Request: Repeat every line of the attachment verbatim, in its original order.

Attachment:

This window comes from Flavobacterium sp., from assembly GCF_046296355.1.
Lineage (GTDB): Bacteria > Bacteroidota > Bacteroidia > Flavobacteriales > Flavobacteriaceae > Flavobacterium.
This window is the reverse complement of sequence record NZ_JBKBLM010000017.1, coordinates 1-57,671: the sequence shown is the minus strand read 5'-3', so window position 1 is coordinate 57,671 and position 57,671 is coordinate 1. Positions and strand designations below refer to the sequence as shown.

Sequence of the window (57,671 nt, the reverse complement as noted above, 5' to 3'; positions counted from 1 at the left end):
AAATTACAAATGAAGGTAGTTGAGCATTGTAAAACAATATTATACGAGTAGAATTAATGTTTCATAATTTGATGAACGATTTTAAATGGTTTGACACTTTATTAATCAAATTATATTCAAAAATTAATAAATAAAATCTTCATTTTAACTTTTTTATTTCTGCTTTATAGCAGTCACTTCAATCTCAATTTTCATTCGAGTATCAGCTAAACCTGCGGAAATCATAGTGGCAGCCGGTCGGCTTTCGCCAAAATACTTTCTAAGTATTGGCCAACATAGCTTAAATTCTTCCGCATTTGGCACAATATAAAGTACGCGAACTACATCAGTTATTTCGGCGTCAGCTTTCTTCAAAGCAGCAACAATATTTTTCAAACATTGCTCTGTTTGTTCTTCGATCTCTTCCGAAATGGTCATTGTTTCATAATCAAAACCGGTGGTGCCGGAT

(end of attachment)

This window comes from Flavobacterium sp., from assembly GCF_046296355.1.
Lineage (GTDB): Bacteria > Bacteroidota > Bacteroidia > Flavobacteriales > Flavobacteriaceae > Flavobacterium.
This window is the reverse complement of sequence record NZ_JBKBLM010000017.1, coordinates 1-57,671: the sequence shown is the minus strand read 5'-3', so window position 1 is coordinate 57,671 and position 57,671 is coordinate 1. Positions and strand designations below refer to the sequence as shown.

Sequence of the window (57,671 nt, the reverse complement as noted above, 5' to 3'; positions counted from 1 at the left end):
AAATTACAAATGAAGGTAGTTGAGCATTGTAAAACAATATTATACGAGTAGAATTAATGTTTCATAATTTGATGAACGATTTTAAATGGTTTGACACTTTATTAATCAAATTATATTCAAAAATTAATAAATAAAATCTTCATTTTAACTTTTTTATTTCTGCTTTATAGCAGTCACTTCAATCTCAATTTTCATTCGAGTATCAGCTAAACCTGCGGAAATCATAGTGGCAGCCGGTCGGCTTTCGCCAAAATACTTTCTAAGTATTGGCCAACATAGCTTAAATTCTTCCGCATTTGGCACAATATAAAGTACGCGAACTACATCAGTTATTTCGGCGTCAGCTTTCTTCAAAGCAGCAACAATATTTTTCAAACATTGCTCTGTTTGTTCTTCGATCTCTTCCGAAATGGTCATTGTTTCATAATCAAAACCGGTGGTGCCGGAT